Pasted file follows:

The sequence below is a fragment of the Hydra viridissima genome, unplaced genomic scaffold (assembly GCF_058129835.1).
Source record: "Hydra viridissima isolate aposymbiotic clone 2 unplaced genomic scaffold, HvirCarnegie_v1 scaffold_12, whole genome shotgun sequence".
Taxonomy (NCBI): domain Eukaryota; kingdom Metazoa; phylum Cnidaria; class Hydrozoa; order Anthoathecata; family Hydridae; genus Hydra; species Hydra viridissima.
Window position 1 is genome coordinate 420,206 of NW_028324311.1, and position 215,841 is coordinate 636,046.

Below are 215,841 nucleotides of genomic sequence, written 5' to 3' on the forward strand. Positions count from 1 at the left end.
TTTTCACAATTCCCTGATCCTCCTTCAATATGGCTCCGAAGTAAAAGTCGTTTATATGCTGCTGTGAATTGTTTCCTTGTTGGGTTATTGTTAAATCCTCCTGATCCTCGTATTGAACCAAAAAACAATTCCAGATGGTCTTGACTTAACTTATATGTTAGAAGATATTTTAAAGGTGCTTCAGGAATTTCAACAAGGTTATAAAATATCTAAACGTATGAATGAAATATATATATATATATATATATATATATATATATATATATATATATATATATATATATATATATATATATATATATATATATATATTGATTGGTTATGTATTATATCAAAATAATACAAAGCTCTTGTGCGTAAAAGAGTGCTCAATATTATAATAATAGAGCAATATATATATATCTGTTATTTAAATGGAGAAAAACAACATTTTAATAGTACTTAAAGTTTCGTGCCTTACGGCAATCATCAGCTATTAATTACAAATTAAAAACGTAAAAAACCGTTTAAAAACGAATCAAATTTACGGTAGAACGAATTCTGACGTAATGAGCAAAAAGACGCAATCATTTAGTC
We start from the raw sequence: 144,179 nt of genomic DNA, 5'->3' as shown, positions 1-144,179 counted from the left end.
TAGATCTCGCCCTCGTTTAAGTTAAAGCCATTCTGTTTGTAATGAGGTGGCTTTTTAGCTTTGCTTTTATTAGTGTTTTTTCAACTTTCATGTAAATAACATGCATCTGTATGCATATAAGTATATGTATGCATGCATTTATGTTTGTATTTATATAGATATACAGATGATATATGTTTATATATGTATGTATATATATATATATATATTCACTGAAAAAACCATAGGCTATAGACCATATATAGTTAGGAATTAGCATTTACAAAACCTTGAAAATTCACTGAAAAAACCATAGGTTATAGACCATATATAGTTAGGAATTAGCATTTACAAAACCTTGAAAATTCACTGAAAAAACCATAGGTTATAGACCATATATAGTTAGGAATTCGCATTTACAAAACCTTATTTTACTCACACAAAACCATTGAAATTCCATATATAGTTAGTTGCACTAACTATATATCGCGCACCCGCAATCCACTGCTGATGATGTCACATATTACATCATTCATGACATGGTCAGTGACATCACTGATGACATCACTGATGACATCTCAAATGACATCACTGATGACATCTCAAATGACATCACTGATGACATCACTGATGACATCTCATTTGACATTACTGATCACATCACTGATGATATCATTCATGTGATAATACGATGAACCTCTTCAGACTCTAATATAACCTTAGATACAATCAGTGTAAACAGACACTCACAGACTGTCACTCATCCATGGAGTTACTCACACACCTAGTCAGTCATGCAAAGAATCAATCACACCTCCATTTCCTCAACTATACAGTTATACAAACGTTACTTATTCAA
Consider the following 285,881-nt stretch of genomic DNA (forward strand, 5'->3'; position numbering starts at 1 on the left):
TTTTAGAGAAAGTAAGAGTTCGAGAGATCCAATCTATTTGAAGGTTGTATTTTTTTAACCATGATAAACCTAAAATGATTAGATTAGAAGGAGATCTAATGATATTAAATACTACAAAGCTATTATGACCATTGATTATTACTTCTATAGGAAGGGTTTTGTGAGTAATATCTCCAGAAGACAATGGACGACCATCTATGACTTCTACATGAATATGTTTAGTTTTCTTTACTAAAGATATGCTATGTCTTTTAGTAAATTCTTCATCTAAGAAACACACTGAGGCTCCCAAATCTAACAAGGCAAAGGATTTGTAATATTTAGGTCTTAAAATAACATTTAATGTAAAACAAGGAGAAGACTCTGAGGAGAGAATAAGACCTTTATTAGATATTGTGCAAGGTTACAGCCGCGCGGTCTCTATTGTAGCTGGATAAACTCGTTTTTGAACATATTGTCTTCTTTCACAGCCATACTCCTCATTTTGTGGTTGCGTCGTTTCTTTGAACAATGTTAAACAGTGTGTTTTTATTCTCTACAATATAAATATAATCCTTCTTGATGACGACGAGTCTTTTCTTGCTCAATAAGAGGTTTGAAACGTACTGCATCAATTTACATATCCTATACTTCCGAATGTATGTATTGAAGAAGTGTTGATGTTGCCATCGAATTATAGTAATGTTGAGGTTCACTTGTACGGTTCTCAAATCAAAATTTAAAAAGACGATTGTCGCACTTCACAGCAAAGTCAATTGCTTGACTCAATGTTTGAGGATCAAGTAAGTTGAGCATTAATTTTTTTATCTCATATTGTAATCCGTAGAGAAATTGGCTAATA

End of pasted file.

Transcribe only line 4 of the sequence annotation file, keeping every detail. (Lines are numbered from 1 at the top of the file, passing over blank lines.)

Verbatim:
Window position 1 is genome coordinate 420,206 of NW_028324311.1, and position 215,841 is coordinate 636,046.